I don't know where to post this question, so I am posting it here.

Take any n points in a plane and let D and d be the greatest and least distances determined by points of this set. Prove that 2D > sqrt(3) [sqrt(n)-1]d.

If it is easy, give hint.

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- Jun 5th 2006, 07:00 AMmalaygoelDistance between points
I don't know where to post this question, so I am posting it here.

Take any n points in a plane and let D and d be the greatest and least distances determined by points of this set. Prove that 2D > sqrt(3) [sqrt(n)-1]d.

If it is easy, give hint. - Jun 6th 2006, 12:06 PMThePerfectHacker
malaygoel.

Please do not make begging posts, everyone can see your question.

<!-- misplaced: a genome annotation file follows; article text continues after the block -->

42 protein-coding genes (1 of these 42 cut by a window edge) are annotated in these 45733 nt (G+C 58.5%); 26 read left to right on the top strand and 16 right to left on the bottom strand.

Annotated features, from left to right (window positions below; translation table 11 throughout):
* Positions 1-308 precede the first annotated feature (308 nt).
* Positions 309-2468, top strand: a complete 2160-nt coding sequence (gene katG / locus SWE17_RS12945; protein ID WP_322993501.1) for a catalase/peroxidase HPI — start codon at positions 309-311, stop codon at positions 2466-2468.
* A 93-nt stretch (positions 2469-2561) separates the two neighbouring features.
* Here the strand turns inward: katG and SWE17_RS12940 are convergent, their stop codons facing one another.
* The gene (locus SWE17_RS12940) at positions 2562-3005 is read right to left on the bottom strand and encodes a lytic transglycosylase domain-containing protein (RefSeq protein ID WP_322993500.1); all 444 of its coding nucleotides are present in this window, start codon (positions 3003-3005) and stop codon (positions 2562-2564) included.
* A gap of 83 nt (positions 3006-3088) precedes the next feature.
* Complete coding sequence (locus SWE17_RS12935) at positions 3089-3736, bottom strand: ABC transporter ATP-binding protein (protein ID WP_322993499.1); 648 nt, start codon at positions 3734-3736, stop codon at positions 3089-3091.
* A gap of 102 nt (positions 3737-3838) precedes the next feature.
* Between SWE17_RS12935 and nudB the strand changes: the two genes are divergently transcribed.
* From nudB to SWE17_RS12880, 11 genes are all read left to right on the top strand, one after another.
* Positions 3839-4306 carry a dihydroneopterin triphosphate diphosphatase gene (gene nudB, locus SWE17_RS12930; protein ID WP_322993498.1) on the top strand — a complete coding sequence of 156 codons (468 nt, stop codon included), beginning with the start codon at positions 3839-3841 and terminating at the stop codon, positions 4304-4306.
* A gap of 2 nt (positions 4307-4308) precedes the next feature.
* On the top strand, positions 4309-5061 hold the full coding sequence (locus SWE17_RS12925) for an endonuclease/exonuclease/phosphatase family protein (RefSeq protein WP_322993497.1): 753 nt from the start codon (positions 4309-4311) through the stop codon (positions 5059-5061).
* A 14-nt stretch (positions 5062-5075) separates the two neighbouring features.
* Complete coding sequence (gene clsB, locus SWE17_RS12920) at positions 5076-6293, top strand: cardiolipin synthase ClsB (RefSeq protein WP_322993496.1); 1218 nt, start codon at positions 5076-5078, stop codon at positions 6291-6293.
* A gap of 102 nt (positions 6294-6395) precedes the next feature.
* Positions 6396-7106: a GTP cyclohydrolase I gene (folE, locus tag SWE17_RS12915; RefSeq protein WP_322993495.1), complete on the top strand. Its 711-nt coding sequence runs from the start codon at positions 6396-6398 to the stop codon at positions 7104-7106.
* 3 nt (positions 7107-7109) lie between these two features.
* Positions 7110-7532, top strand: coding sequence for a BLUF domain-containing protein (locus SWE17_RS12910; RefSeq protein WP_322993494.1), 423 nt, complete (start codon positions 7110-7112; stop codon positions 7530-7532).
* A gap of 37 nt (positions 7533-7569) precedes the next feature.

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I was not able to find a way, but I was thinking maybe you can use induction. Assume it works for $\displaystyle n$ then it must work for $\displaystyle n+1$. The first case with $\displaystyle n=3$ is clearly true because it leads to,

$\displaystyle 2D\geq \sqrt{3}(\sqrt{3}-1)d$

Which is clearly true because,

$\displaystyle D\geq d$

$\displaystyle 2\geq \sqrt{3}(\sqrt{3}-1)$

But for $\displaystyle n=4$ I was having difficulty.

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How do you know that this inequality is true?

Is it a known theorem?